The customization factor has now also become a highly important consideration for the automotive industry.
Aesthetics and design go hand in hand with the need to make cars or motorbikes unique and original, shifting the attention of the industry to technologies which allow customization, within time frames which are in line with the requirements of the market. Windform 3D printing technology is considered to be an important ally in this environment and a point of reference for the international market. Created at the end of the 1990s by Mr Franco Cevolini, Technical Director of CRP Technology and CEO of CRP Group, Windform materials were initially used to quickly manufacture parts and components for the motorsport sector which could then be tested on track and in wind tunnels. In fact, the name of the technology comes directly from this method of testing, Windform. A true industrial revolution started with the development and introduction of these materials which were soon applied outside the world of motorsport.
Twenty years later CRP Technology has become the undisputed leader of the international scene of 3D printing technology and rapid manufacturing in highly demanding sectors such as aerospace, medicine, UAV, entertainment and motoring. The unusual feature of Windform 3D Printing is found in the potential of these polyamide-based materials, reinforced with carbon fibre or fibre-glass, and their ability to create finished parts and functional prototypes with important mechanical characteristics.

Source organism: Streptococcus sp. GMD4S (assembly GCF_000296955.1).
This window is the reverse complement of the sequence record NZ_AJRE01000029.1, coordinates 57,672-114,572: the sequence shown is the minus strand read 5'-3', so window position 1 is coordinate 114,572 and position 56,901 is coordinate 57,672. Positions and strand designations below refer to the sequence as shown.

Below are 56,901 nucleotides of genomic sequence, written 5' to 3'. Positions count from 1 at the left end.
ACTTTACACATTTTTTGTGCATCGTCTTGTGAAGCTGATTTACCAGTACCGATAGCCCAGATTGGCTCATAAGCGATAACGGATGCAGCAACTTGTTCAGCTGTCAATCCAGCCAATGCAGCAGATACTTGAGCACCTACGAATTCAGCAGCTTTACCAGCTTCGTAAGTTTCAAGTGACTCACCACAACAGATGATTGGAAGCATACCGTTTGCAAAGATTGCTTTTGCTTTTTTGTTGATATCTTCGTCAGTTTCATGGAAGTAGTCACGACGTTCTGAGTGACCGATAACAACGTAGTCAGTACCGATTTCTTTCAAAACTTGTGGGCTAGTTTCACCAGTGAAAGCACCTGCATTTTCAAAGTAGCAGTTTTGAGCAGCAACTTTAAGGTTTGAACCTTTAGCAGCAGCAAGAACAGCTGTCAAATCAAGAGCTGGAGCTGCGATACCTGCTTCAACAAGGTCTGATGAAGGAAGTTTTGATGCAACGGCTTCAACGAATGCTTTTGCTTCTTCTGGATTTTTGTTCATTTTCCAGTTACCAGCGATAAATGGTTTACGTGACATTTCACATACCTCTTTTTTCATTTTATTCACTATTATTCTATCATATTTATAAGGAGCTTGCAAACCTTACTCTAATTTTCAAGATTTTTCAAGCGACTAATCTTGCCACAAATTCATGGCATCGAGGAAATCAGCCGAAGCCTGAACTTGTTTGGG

In the automotive field, they are used widely not only in the manufacture of structural parts, but also in the realisation of parts with a strong aesthetic impact.
Energica, the electric motor produced by Energica Motor Company, was created and developed with Windform 3D printing technology, giving life to innovative, avant-garde solutions which have made Energica a singular example to the world.
Bella Litinetski, the young designer from the Accademia di Belle Arti of Bologna, focused especially, on the study of the customization of several parts of Energica, using the additive technology in Windform.
Her choice, as designer, was made considering the following criteria:
- Parts of the motorbike which could be modified in a way to make them unique and original
- Parts which could be fitted and removed simply, without the need for a workshop
Using parametric modelling, Bella Litinetski processed and developed a customized version of Energica headlight masks on a computer, following aesthetic choices inspired by natural shapes which derive from the process of division and aggregation in cells. The procedure saw the designer focus on the aesthetic and visual impact, thanks to 3D Printing technology which allowed the freedom of form, and when combined with Windform materials made it possible to create highly complex masks with a strong aesthetic impact.
The masks were made using Windform LX 2.0, a polyamide-based material, reinforced in fibre-glass, which is particularly suitable for this type of use due to its non-conductivity. In fact, Windform LX 2.0 has proven itself to be an ideal material for applications which require electrical insulation, reporting a tracking resistance index (Comparative Tracking Index) of CTI 600.
This application also reflects the interest in Windform 3D Printing technology by industrial designers and highlights a new production approach involving the automotive industry, which has to deal with the ever-pressing demand for customization from the market. CRP Technology, together with its Windform materials, provides a concrete solution, and offers the market a new production model.